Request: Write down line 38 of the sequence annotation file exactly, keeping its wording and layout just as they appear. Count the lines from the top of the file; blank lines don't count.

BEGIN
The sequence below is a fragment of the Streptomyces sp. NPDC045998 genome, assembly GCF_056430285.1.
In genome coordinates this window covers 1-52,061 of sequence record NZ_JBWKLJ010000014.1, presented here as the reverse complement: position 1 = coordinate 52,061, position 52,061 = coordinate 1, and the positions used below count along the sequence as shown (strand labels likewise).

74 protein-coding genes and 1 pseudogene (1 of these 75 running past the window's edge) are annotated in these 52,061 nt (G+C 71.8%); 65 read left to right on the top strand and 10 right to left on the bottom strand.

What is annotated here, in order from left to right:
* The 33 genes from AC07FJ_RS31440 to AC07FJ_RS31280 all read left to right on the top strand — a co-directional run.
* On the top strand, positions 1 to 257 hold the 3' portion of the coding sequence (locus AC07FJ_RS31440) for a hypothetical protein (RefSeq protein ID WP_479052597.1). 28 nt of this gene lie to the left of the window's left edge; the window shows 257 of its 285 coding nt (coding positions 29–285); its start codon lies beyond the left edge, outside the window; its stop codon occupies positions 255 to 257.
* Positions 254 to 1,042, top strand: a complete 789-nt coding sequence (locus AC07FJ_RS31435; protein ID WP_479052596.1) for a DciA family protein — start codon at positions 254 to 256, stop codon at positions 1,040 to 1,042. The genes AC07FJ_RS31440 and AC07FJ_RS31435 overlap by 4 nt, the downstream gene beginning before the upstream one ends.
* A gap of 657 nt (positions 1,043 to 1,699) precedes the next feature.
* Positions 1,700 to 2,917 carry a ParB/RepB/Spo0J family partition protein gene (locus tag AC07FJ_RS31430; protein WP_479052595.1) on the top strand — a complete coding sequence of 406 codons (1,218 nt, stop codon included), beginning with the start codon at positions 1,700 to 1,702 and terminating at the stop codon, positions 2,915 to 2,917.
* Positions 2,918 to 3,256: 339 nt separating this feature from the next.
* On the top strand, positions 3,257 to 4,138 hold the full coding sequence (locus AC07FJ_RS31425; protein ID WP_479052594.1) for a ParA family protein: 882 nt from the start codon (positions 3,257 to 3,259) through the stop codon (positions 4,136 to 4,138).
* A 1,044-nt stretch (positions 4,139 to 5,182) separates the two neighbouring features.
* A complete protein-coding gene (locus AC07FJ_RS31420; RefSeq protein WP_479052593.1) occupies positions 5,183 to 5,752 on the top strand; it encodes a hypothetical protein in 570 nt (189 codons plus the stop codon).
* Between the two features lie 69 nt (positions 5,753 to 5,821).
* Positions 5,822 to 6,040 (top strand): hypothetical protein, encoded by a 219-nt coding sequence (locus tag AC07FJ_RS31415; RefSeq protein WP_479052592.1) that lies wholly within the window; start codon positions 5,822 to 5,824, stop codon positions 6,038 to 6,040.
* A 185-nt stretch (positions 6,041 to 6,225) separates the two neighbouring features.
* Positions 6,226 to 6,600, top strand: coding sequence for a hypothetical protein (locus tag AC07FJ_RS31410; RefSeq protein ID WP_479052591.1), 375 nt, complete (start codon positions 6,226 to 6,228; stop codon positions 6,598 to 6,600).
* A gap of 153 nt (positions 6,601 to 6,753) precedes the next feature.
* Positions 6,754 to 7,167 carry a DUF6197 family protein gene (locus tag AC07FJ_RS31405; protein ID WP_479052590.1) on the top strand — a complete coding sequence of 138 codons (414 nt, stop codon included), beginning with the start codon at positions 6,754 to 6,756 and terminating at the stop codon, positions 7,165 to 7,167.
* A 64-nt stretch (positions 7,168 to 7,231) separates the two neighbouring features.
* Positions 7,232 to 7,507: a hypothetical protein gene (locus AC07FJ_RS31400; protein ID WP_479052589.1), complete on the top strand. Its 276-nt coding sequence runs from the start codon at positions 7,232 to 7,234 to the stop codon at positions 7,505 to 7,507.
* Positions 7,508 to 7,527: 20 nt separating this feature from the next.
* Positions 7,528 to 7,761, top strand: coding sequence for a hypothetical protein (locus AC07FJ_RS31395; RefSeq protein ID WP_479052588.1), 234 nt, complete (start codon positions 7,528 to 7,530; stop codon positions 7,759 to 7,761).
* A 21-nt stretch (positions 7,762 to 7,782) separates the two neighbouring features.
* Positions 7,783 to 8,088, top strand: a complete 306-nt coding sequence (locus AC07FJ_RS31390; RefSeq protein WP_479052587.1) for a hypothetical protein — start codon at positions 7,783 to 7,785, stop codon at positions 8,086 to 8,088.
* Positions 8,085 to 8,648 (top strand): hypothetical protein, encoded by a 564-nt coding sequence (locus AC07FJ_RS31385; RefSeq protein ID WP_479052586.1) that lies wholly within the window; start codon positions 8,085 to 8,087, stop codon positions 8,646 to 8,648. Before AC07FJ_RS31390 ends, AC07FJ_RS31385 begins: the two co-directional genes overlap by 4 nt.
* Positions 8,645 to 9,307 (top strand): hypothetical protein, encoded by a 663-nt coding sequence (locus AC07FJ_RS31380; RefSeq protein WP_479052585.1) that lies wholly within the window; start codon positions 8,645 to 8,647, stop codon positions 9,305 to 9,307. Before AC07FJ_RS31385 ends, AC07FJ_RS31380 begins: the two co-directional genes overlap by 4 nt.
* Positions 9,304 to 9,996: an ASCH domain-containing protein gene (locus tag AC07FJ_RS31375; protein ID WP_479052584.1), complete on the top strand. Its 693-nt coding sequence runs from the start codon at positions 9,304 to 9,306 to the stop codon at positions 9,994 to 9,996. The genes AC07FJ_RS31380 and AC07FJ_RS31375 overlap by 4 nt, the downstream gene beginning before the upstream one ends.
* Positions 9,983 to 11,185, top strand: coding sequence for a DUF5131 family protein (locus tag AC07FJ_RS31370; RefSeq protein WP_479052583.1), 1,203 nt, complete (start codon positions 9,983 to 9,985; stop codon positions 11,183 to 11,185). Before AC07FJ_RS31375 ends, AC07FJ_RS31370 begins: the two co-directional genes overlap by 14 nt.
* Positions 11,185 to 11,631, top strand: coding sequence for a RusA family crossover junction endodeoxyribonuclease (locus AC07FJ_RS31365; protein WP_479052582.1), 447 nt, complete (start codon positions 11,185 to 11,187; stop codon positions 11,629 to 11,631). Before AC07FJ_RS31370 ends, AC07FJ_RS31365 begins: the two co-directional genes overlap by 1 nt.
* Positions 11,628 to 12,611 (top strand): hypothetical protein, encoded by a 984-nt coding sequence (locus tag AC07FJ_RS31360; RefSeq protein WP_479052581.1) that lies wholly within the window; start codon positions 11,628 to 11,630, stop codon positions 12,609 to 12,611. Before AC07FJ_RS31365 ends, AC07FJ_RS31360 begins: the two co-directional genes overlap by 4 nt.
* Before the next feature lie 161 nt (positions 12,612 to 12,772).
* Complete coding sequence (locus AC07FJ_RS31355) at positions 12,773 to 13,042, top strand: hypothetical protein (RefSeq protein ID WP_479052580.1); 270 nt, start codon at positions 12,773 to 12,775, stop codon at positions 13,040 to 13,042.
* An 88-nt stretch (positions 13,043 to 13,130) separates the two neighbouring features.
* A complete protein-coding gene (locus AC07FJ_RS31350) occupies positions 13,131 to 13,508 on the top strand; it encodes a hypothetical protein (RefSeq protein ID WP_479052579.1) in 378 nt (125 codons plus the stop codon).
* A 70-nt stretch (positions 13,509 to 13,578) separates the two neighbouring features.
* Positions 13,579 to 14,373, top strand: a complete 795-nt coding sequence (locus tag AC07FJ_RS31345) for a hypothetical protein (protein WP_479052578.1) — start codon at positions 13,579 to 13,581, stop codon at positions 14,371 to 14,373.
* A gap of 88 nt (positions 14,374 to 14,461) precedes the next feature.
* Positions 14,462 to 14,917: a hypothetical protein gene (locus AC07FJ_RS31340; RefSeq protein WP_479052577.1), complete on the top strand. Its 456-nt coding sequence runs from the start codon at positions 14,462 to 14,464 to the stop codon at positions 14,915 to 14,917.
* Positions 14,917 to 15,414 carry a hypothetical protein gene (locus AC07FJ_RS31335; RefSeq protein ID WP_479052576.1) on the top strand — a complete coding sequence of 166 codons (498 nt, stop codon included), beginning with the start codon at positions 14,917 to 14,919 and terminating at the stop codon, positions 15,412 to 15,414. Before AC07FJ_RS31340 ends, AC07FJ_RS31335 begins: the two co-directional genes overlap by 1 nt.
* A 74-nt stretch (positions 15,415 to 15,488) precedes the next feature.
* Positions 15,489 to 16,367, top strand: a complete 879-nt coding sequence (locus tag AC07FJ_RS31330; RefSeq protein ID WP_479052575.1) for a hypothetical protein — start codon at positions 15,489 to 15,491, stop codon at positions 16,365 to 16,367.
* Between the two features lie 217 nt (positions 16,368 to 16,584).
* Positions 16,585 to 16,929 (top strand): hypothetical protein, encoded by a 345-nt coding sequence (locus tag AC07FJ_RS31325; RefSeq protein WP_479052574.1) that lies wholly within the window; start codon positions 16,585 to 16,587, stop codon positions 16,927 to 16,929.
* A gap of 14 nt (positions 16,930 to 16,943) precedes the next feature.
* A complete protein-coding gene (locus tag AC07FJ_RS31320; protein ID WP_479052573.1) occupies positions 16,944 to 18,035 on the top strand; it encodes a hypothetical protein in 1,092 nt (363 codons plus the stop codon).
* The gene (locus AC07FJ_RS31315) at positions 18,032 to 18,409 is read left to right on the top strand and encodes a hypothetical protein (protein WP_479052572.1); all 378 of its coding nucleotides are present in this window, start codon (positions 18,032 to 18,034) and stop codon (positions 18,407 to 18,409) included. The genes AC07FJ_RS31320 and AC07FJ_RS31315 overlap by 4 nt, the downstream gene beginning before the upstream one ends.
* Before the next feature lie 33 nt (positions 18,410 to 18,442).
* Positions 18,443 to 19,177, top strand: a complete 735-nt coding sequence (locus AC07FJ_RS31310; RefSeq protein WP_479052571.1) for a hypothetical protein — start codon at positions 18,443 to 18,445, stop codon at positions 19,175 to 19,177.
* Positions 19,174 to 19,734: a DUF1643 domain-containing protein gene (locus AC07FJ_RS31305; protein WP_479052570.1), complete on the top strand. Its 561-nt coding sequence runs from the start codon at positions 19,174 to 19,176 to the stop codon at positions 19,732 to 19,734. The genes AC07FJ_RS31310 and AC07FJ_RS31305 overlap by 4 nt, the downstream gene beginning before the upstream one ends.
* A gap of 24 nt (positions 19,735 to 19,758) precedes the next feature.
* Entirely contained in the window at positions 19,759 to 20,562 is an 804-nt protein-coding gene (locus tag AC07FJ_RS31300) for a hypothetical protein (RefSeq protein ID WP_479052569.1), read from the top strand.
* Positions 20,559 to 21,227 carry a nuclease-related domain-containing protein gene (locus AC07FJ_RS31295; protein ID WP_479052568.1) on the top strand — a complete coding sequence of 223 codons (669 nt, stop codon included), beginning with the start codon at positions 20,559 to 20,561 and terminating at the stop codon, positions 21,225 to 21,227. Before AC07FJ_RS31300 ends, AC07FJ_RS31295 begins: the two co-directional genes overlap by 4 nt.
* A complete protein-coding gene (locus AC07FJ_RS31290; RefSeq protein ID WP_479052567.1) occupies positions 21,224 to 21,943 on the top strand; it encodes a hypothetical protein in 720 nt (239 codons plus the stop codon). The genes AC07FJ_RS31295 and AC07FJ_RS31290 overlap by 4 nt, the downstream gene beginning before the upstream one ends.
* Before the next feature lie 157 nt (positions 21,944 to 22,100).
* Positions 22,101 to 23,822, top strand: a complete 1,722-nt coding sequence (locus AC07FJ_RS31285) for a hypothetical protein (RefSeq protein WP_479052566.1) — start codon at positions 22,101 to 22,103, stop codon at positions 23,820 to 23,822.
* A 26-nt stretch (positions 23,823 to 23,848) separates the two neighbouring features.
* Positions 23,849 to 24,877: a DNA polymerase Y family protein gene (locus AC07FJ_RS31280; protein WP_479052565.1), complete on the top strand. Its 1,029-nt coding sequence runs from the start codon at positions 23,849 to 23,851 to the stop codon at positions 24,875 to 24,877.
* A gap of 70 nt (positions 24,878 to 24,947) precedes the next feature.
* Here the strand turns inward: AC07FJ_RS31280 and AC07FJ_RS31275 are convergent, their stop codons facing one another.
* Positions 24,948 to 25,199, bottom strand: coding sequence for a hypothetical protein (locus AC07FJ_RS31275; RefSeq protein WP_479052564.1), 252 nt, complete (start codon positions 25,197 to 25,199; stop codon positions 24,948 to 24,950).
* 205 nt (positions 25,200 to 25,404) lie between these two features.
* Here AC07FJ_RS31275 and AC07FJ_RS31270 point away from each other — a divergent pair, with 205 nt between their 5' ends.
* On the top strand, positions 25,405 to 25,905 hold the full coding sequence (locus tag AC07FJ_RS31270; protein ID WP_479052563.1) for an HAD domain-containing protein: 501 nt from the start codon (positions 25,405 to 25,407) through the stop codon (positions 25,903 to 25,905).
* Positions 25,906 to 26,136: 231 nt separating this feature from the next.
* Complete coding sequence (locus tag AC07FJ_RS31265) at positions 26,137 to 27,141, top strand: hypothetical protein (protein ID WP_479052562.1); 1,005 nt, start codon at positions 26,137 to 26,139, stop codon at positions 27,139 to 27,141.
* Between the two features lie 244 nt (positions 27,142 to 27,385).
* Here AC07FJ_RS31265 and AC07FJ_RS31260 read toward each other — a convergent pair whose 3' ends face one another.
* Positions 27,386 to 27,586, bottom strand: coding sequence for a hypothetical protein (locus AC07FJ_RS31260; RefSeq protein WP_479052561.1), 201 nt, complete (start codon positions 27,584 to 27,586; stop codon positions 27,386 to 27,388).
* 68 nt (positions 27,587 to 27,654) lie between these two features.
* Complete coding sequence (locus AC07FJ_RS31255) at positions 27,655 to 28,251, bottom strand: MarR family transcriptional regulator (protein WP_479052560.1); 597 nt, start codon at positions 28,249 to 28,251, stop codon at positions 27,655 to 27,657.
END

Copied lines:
* A gap of 88 nt (positions 14,374 to 14,461) precedes the next feature.